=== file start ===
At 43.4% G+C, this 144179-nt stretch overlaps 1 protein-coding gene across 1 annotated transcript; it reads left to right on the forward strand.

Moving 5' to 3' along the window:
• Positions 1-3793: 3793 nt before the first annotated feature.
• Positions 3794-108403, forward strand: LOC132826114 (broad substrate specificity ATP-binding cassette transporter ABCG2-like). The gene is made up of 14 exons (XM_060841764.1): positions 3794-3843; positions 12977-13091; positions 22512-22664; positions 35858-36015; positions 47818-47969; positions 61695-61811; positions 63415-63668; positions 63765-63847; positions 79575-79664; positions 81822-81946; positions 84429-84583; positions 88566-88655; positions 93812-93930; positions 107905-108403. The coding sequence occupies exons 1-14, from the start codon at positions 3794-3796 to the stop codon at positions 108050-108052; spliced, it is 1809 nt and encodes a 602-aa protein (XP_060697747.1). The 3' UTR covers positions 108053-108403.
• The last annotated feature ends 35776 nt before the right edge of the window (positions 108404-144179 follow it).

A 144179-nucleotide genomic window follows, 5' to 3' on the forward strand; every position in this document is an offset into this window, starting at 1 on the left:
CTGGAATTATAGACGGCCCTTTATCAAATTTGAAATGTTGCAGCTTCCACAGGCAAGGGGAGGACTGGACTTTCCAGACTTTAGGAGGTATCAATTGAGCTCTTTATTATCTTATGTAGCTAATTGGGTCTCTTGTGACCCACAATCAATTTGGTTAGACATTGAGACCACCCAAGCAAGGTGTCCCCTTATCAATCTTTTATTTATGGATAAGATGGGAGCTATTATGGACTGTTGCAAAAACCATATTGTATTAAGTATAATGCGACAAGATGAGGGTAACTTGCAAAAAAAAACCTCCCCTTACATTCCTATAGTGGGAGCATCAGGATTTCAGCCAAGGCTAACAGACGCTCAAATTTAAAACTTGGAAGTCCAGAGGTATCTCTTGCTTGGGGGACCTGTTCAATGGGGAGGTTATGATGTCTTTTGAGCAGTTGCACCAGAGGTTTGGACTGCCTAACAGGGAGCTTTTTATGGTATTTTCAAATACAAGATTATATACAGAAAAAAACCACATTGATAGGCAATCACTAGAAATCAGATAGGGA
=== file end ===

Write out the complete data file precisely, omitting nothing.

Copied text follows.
At 43.4% G+C, this 144179-nt stretch overlaps 1 protein-coding gene across 1 annotated transcript; it reads left to right on the forward strand.

Moving 5' to 3' along the window:
• Positions 1-3793: 3793 nt before the first annotated feature.
• Positions 3794-108403, forward strand: LOC132826114 (broad substrate specificity ATP-binding cassette transporter ABCG2-like). The gene is made up of 14 exons (XM_060841764.1): positions 3794-3843; positions 12977-13091; positions 22512-22664; positions 35858-36015; positions 47818-47969; positions 61695-61811; positions 63415-63668; positions 63765-63847; positions 79575-79664; positions 81822-81946; positions 84429-84583; positions 88566-88655; positions 93812-93930; positions 107905-108403. The coding sequence occupies exons 1-14, from the start codon at positions 3794-3796 to the stop codon at positions 108050-108052; spliced, it is 1809 nt and encodes a 602-aa protein (XP_060697747.1). The 3' UTR covers positions 108053-108403.
• The last annotated feature ends 35776 nt before the right edge of the window (positions 108404-144179 follow it).

A 144179-nucleotide genomic window follows, 5' to 3' on the forward strand; every position in this document is an offset into this window, starting at 1 on the left:
CTGGAATTATAGACGGCCCTTTATCAAATTTGAAATGTTGCAGCTTCCACAGGCAAGGGGAGGACTGGACTTTCCAGACTTTAGGAGGTATCAATTGAGCTCTTTATTATCTTATGTAGCTAATTGGGTCTCTTGTGACCCACAATCAATTTGGTTAGACATTGAGACCACCCAAGCAAGGTGTCCCCTTATCAATCTTTTATTTATGGATAAGATGGGAGCTATTATGGACTGTTGCAAAAACCATATTGTATTAAGTATAATGCGACAAGATGAGGGTAACTTGCAAAAAAAAACCTCCCCTTACATTCCTATAGTGGGAGCATCAGGATTTCAGCCAAGGCTAACAGACGCTCAAATTTAAAACTTGGAAGTCCAGAGGTATCTCTTGCTTGGGGGACCTGTTCAATGGGGAGGTTATGATGTCTTTTGAGCAGTTGCACCAGAGGTTTGGACTGCCTAACAGGGAGCTTTTTATGGTATTTTCAAATACAAGATTATATACAGAAAAAAACCACATTGATAGGCAATCACTAGAAATCAGATAGGGA